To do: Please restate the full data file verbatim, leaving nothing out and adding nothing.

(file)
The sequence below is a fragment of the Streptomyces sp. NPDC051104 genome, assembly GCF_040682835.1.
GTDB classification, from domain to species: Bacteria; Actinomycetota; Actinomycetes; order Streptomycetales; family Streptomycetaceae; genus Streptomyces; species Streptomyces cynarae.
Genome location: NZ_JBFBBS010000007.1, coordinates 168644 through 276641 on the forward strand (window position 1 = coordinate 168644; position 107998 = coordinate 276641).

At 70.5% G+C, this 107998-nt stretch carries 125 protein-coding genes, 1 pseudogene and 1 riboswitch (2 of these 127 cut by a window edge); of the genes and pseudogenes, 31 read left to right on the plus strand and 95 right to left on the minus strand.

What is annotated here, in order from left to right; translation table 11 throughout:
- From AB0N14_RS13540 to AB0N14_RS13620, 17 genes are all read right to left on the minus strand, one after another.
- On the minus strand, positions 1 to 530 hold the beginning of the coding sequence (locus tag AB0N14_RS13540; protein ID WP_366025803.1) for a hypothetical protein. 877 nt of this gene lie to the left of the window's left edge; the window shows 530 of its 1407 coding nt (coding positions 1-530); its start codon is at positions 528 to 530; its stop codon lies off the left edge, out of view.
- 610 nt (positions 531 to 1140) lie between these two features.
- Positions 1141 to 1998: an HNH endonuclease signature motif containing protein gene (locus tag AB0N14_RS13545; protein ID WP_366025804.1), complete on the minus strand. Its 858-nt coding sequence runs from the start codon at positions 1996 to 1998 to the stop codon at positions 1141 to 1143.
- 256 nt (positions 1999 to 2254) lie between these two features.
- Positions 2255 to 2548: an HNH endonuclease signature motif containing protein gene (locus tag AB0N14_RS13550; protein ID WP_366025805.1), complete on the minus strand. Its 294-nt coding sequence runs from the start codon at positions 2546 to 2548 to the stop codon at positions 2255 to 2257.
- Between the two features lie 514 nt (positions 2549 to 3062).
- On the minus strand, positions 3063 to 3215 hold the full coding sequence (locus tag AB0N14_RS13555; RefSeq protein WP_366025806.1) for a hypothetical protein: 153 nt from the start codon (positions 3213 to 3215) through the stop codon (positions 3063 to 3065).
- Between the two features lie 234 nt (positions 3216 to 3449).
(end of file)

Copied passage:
The sequence below is a fragment of the Streptomyces sp. NPDC051104 genome, assembly GCF_040682835.1.
GTDB classification, from domain to species: Bacteria; Actinomycetota; Actinomycetes; order Streptomycetales; family Streptomycetaceae; genus Streptomyces; species Streptomyces cynarae.
Genome location: NZ_JBFBBS010000007.1, coordinates 168644 through 276641 on the forward strand (window position 1 = coordinate 168644; position 107998 = coordinate 276641).

At 70.5% G+C, this 107998-nt stretch carries 125 protein-coding genes, 1 pseudogene and 1 riboswitch (2 of these 127 cut by a window edge); of the genes and pseudogenes, 31 read left to right on the plus strand and 95 right to left on the minus strand.

What is annotated here, in order from left to right; translation table 11 throughout:
- From AB0N14_RS13540 to AB0N14_RS13620, 17 genes are all read right to left on the minus strand, one after another.
- On the minus strand, positions 1 to 530 hold the beginning of the coding sequence (locus tag AB0N14_RS13540; protein ID WP_366025803.1) for a hypothetical protein. 877 nt of this gene lie to the left of the window's left edge; the window shows 530 of its 1407 coding nt (coding positions 1-530); its start codon is at positions 528 to 530; its stop codon lies off the left edge, out of view.
- 610 nt (positions 531 to 1140) lie between these two features.
- Positions 1141 to 1998: an HNH endonuclease signature motif containing protein gene (locus tag AB0N14_RS13545; protein ID WP_366025804.1), complete on the minus strand. Its 858-nt coding sequence runs from the start codon at positions 1996 to 1998 to the stop codon at positions 1141 to 1143.
- 256 nt (positions 1999 to 2254) lie between these two features.
- Positions 2255 to 2548: an HNH endonuclease signature motif containing protein gene (locus tag AB0N14_RS13550; protein ID WP_366025805.1), complete on the minus strand. Its 294-nt coding sequence runs from the start codon at positions 2546 to 2548 to the stop codon at positions 2255 to 2257.
- Between the two features lie 514 nt (positions 2549 to 3062).
- On the minus strand, positions 3063 to 3215 hold the full coding sequence (locus tag AB0N14_RS13555; RefSeq protein WP_366025806.1) for a hypothetical protein: 153 nt from the start codon (positions 3213 to 3215) through the stop codon (positions 3063 to 3065).
- Between the two features lie 234 nt (positions 3216 to 3449).